Original source:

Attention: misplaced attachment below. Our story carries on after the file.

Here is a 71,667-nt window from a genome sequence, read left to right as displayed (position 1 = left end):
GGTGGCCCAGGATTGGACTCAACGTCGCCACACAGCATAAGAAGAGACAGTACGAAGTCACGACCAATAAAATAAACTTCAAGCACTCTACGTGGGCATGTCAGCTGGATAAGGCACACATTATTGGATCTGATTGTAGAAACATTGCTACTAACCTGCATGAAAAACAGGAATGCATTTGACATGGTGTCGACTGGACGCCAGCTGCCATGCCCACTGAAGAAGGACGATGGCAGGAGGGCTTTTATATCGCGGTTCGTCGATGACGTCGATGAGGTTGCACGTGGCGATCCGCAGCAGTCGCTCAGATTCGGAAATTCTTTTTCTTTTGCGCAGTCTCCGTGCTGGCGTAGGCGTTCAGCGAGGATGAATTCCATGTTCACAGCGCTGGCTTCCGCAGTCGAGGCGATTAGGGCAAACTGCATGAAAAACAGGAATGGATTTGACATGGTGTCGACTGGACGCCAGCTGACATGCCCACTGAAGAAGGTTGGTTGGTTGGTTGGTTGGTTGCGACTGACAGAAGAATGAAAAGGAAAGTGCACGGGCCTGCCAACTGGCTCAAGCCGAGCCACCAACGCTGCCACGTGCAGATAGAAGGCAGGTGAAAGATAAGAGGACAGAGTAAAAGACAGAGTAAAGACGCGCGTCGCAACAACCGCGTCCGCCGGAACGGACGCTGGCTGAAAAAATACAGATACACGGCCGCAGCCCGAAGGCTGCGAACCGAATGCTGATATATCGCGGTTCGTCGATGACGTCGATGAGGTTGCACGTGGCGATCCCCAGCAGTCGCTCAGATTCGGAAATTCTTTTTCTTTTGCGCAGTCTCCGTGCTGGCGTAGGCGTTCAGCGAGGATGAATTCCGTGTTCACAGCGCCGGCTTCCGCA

Telfer A, Young M, Quinn J, Perez K, Sobel C, Sones J, Levesque-Beaudin V, Derbyshire R, Fernandez-Triana J, Rougerie R, Thevanayagam A, Boskovic A, Borisenko A, Cadel A, Brown A, Pages A, Castillo A, Nicolai A, Glenn Mockford B, Bukowski B, Wilson B, Trojahn B, Lacroix C, Brimblecombe C, Hay C, Ho C, Steinke C, Warne C, Garrido Cortes C, Engelking D, Wright D, Lijtmaer D, Gascoigne D, Hernandez Martich D, Morningstar D, Neumann D, Steinke D, Marco DeBruin D, Dobias D, Sears E, Richard E, Damstra E, Zakharov E, Laberge F, Collins G, Blagoev G, Grainge G, Ansell G, Meredith G, Hogg I, McKeown J, Topan J, Bracey J, Guenther J, Sills-Gilligan J, Addesi J, Persi J, Layton K, D’Souza K, Dorji K, Grundy K, Nghidinwa K, Ronnenberg K, Lee K, Xie L, Lu L, Penev L, Gonzalez M, Rosati M, Kekkonen M, Kuzmina M, Iskandar M, Mutanen M, Fatahi M, Pentinsaari M, Bauman M, Nikolova N, Ivanova N, Jones N, Weerasuriya N, Monkhouse N, Lavinia P, Jannetta P, Hanisch P, McMullin R, Ojeda Flores R, Mouttet R, Vender R, Labbee R, Forsyth R, Lauder R, Dickson R, Kroft R, Miller S, MacDonald S, Panthi S, Pedersen S, Sobek-Swant S, Naik S, Lipinskaya T, Eagalle T, Decaëns T, Kosuth T, Braukmann T, Woodcock T, Roslin T, Zammit T, Campbell V, Dinca V, Peneva V, Hebert P, deWaard J (2015) Biodiversity inventories in high gear: DNA barcoding facilitates a rapid biotic survey of a temperate nature reserve. Biodiversity Data Journal 3: e6313. doi: 10.3897/BDJ.3.e6313